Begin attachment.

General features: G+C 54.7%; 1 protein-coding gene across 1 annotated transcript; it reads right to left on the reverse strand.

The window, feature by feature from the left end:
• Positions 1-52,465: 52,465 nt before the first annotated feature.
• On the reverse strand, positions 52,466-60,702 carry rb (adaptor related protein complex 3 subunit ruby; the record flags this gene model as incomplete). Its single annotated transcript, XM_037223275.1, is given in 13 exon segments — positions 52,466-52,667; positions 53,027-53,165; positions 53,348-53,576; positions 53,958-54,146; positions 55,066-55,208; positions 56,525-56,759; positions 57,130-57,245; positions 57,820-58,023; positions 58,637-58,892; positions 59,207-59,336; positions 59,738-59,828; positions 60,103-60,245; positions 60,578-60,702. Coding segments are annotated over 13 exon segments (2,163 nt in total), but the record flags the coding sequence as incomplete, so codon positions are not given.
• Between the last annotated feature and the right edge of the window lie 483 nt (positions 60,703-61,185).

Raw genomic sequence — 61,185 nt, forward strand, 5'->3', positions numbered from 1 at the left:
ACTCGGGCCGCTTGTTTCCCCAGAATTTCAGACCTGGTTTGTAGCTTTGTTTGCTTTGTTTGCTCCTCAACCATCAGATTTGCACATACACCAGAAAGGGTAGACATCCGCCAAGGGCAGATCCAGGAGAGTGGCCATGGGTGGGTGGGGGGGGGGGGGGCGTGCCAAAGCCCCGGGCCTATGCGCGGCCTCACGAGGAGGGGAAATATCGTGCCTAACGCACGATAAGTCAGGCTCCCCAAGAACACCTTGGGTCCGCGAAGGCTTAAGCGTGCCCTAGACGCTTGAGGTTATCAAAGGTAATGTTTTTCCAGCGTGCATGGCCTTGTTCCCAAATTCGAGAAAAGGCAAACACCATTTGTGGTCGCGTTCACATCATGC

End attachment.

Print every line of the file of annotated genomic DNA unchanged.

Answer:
General features: G+C 54.7%; 1 protein-coding gene across 1 annotated transcript; it reads right to left on the reverse strand.

The window, feature by feature from the left end:
• Positions 1-52,465: 52,465 nt before the first annotated feature.
• On the reverse strand, positions 52,466-60,702 carry rb (adaptor related protein complex 3 subunit ruby; the record flags this gene model as incomplete). Its single annotated transcript, XM_037223275.1, is given in 13 exon segments — positions 52,466-52,667; positions 53,027-53,165; positions 53,348-53,576; positions 53,958-54,146; positions 55,066-55,208; positions 56,525-56,759; positions 57,130-57,245; positions 57,820-58,023; positions 58,637-58,892; positions 59,207-59,336; positions 59,738-59,828; positions 60,103-60,245; positions 60,578-60,702. Coding segments are annotated over 13 exon segments (2,163 nt in total), but the record flags the coding sequence as incomplete, so codon positions are not given.
• Between the last annotated feature and the right edge of the window lie 483 nt (positions 60,703-61,185).

Raw genomic sequence — 61,185 nt, forward strand, 5'->3', positions numbered from 1 at the left:
ACTCGGGCCGCTTGTTTCCCCAGAATTTCAGACCTGGTTTGTAGCTTTGTTTGCTTTGTTTGCTCCTCAACCATCAGATTTGCACATACACCAGAAAGGGTAGACATCCGCCAAGGGCAGATCCAGGAGAGTGGCCATGGGTGGGTGGGGGGGGGGGGGGCGTGCCAAAGCCCCGGGCCTATGCGCGGCCTCACGAGGAGGGGAAATATCGTGCCTAACGCACGATAAGTCAGGCTCCCCAAGAACACCTTGGGTCCGCGAAGGCTTAAGCGTGCCCTAGACGCTTGAGGTTATCAAAGGTAATGTTTTTCCAGCGTGCATGGCCTTGTTCCCAAATTCGAGAAAAGGCAAACACCATTTGTGGTCGCGTTCACATCATGC